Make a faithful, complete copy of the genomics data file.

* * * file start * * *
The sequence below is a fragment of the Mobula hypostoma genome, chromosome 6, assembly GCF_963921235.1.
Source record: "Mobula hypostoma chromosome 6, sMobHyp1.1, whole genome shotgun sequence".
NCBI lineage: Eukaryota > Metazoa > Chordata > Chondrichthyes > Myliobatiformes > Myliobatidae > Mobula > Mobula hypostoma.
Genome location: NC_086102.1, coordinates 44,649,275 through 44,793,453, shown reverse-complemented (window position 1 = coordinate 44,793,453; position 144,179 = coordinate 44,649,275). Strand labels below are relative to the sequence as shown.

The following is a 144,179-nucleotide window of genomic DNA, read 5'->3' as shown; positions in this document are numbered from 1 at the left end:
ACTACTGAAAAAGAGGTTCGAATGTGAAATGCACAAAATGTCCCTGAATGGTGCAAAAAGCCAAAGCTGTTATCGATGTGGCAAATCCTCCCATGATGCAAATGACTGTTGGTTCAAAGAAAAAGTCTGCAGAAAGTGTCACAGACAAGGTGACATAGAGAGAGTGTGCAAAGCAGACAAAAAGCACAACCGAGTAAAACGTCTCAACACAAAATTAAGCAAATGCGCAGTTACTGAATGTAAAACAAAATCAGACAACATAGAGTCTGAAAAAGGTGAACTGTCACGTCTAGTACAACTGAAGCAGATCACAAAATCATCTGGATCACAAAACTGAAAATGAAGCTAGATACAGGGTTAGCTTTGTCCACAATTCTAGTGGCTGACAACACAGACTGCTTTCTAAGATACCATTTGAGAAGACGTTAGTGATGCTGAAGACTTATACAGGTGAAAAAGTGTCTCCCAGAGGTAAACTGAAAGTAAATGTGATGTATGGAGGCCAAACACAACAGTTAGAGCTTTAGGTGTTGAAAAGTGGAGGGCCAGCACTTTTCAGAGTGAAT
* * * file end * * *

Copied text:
The sequence below is a fragment of the Mobula hypostoma genome, chromosome 6, assembly GCF_963921235.1.
Source record: "Mobula hypostoma chromosome 6, sMobHyp1.1, whole genome shotgun sequence".
NCBI lineage: Eukaryota > Metazoa > Chordata > Chondrichthyes > Myliobatiformes > Myliobatidae > Mobula > Mobula hypostoma.
Genome location: NC_086102.1, coordinates 44,649,275 through 44,793,453, shown reverse-complemented (window position 1 = coordinate 44,793,453; position 144,179 = coordinate 44,649,275). Strand labels below are relative to the sequence as shown.

The following is a 144,179-nucleotide window of genomic DNA, read 5'->3' as shown; positions in this document are numbered from 1 at the left end:
ACTACTGAAAAAGAGGTTCGAATGTGAAATGCACAAAATGTCCCTGAATGGTGCAAAAAGCCAAAGCTGTTATCGATGTGGCAAATCCTCCCATGATGCAAATGACTGTTGGTTCAAAGAAAAAGTCTGCAGAAAGTGTCACAGACAAGGTGACATAGAGAGAGTGTGCAAAGCAGACAAAAAGCACAACCGAGTAAAACGTCTCAACACAAAATTAAGCAAATGCGCAGTTACTGAATGTAAAACAAAATCAGACAACATAGAGTCTGAAAAAGGTGAACTGTCACGTCTAGTACAACTGAAGCAGATCACAAAATCATCTGGATCACAAAACTGAAAATGAAGCTAGATACAGGGTTAGCTTTGTCCACAATTCTAGTGGCTGACAACACAGACTGCTTTCTAAGATACCATTTGAGAAGACGTTAGTGATGCTGAAGACTTATACAGGTGAAAAAGTGTCTCCCAGAGGTAAACTGAAAGTAAATGTGATGTATGGAGGCCAAACACAACAGTTAGAGCTTTAGGTGTTGAAAAGTGGAGGGCCAGCACTTTTCAGAGTGAAT